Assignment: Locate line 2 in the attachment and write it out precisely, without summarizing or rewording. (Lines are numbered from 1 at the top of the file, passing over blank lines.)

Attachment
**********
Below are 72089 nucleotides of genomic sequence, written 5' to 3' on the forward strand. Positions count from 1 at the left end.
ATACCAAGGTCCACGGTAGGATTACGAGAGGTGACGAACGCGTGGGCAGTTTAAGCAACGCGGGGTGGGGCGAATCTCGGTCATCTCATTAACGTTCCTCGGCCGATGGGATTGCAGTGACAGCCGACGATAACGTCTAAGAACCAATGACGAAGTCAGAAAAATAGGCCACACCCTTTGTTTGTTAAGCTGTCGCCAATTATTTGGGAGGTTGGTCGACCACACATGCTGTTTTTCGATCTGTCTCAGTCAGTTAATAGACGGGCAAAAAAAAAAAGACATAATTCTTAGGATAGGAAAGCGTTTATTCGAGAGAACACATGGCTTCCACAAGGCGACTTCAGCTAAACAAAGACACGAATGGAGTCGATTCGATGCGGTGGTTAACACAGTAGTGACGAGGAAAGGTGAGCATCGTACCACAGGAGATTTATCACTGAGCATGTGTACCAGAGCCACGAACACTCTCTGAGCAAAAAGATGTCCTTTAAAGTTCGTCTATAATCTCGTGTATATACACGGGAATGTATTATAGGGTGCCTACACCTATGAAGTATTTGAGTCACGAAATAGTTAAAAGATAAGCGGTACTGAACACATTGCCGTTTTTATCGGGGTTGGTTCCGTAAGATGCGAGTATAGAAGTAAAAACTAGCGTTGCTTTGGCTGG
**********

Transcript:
ATACCAAGGTCCACGGTAGGATTACGAGAGGTGACGAACGCGTGGGCAGTTTAAGCAACGCGGGGTGGGGCGAATCTCGGTCATCTCATTAACGTTCCTCGGCCGATGGGATTGCAGTGACAGCCGACGATAACGTCTAAGAACCAATGACGAAGTCAGAAAAATAGGCCACACCCTTTGTTTGTTAAGCTGTCGCCAATTATTTGGGAGGTTGGTCGACCACACATGCTGTTTTTCGATCTGTCTCAGTCAGTTAATAGACGGGCAAAAAAAAAAAGACATAATTCTTAGGATAGGAAAGCGTTTATTCGAGAGAACACATGGCTTCCACAAGGCGACTTCAGCTAAACAAAGACACGAATGGAGTCGATTCGATGCGGTGGTTAACACAGTAGTGACGAGGAAAGGTGAGCATCGTACCACAGGAGATTTATCACTGAGCATGTGTACCAGAGCCACGAACACTCTCTGAGCAAAAAGATGTCCTTTAAAGTTCGTCTATAATCTCGTGTATATACACGGGAATGTATTATAGGGTGCCTACACCTATGAAGTATTTGAGTCACGAAATAGTTAAAAGATAAGCGGTACTGAACACATTGCCGTTTTTATCGGGGTTGGTTCCGTAAGATGCGAGTATAGAAGTAAAAACTAGCGTTGCTTTGGCTGG